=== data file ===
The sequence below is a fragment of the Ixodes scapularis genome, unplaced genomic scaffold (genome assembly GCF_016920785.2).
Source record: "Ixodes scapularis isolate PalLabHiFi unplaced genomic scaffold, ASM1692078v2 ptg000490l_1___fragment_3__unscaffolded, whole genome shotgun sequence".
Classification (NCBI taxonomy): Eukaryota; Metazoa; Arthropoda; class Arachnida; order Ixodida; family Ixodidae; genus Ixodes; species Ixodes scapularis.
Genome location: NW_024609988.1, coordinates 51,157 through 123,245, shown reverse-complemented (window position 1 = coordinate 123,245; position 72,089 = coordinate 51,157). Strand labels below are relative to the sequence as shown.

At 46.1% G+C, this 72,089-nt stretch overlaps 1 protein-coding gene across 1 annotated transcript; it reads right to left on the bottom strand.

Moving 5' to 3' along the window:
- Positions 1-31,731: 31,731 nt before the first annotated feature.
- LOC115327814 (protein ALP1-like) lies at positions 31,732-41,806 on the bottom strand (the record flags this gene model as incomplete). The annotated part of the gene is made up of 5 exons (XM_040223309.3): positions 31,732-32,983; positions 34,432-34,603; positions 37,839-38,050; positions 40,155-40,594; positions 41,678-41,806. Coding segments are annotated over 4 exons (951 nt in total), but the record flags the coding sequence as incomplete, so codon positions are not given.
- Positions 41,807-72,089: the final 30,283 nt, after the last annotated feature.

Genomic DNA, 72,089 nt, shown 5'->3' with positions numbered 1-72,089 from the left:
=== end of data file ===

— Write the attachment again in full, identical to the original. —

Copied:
The sequence below is a fragment of the Ixodes scapularis genome, unplaced genomic scaffold (genome assembly GCF_016920785.2).
Source record: "Ixodes scapularis isolate PalLabHiFi unplaced genomic scaffold, ASM1692078v2 ptg000490l_1___fragment_3__unscaffolded, whole genome shotgun sequence".
Classification (NCBI taxonomy): Eukaryota; Metazoa; Arthropoda; class Arachnida; order Ixodida; family Ixodidae; genus Ixodes; species Ixodes scapularis.
Genome location: NW_024609988.1, coordinates 51,157 through 123,245, shown reverse-complemented (window position 1 = coordinate 123,245; position 72,089 = coordinate 51,157). Strand labels below are relative to the sequence as shown.

At 46.1% G+C, this 72,089-nt stretch overlaps 1 protein-coding gene across 1 annotated transcript; it reads right to left on the bottom strand.

Moving 5' to 3' along the window:
- Positions 1-31,731: 31,731 nt before the first annotated feature.
- LOC115327814 (protein ALP1-like) lies at positions 31,732-41,806 on the bottom strand (the record flags this gene model as incomplete). The annotated part of the gene is made up of 5 exons (XM_040223309.3): positions 31,732-32,983; positions 34,432-34,603; positions 37,839-38,050; positions 40,155-40,594; positions 41,678-41,806. Coding segments are annotated over 4 exons (951 nt in total), but the record flags the coding sequence as incomplete, so codon positions are not given.
- Positions 41,807-72,089: the final 30,283 nt, after the last annotated feature.

Genomic DNA, 72,089 nt, shown 5'->3' with positions numbered 1-72,089 from the left: